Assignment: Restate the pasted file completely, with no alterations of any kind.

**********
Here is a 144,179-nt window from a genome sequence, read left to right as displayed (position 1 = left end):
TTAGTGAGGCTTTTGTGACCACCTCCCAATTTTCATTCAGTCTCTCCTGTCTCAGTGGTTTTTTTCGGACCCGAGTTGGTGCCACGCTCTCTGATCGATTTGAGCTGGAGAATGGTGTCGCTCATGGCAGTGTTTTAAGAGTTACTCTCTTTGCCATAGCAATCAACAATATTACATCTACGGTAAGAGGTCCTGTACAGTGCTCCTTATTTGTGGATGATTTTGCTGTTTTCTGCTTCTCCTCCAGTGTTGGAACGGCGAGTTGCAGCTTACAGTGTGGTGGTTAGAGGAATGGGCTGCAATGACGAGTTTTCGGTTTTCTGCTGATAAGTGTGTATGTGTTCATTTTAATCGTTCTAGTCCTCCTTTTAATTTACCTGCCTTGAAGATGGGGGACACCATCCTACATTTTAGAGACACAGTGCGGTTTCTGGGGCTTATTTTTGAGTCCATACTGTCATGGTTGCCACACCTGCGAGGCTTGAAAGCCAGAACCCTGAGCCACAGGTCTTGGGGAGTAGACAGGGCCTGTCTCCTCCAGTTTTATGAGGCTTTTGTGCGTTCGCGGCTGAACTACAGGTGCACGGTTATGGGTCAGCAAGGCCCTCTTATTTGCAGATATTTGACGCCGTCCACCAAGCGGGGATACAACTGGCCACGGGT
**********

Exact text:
Here is a 144,179-nt window from a genome sequence, read left to right as displayed (position 1 = left end):
TTAGTGAGGCTTTTGTGACCACCTCCCAATTTTCATTCAGTCTCTCCTGTCTCAGTGGTTTTTTTCGGACCCGAGTTGGTGCCACGCTCTCTGATCGATTTGAGCTGGAGAATGGTGTCGCTCATGGCAGTGTTTTAAGAGTTACTCTCTTTGCCATAGCAATCAACAATATTACATCTACGGTAAGAGGTCCTGTACAGTGCTCCTTATTTGTGGATGATTTTGCTGTTTTCTGCTTCTCCTCCAGTGTTGGAACGGCGAGTTGCAGCTTACAGTGTGGTGGTTAGAGGAATGGGCTGCAATGACGAGTTTTCGGTTTTCTGCTGATAAGTGTGTATGTGTTCATTTTAATCGTTCTAGTCCTCCTTTTAATTTACCTGCCTTGAAGATGGGGGACACCATCCTACATTTTAGAGACACAGTGCGGTTTCTGGGGCTTATTTTTGAGTCCATACTGTCATGGTTGCCACACCTGCGAGGCTTGAAAGCCAGAACCCTGAGCCACAGGTCTTGGGGAGTAGACAGGGCCTGTCTCCTCCAGTTTTATGAGGCTTTTGTGCGTTCGCGGCTGAACTACAGGTGCACGGTTATGGGTCAGCAAGGCCCTCTTATTTGCAGATATTTGACGCCGTCCACCAAGCGGGGATACAACTGGCCACGGGT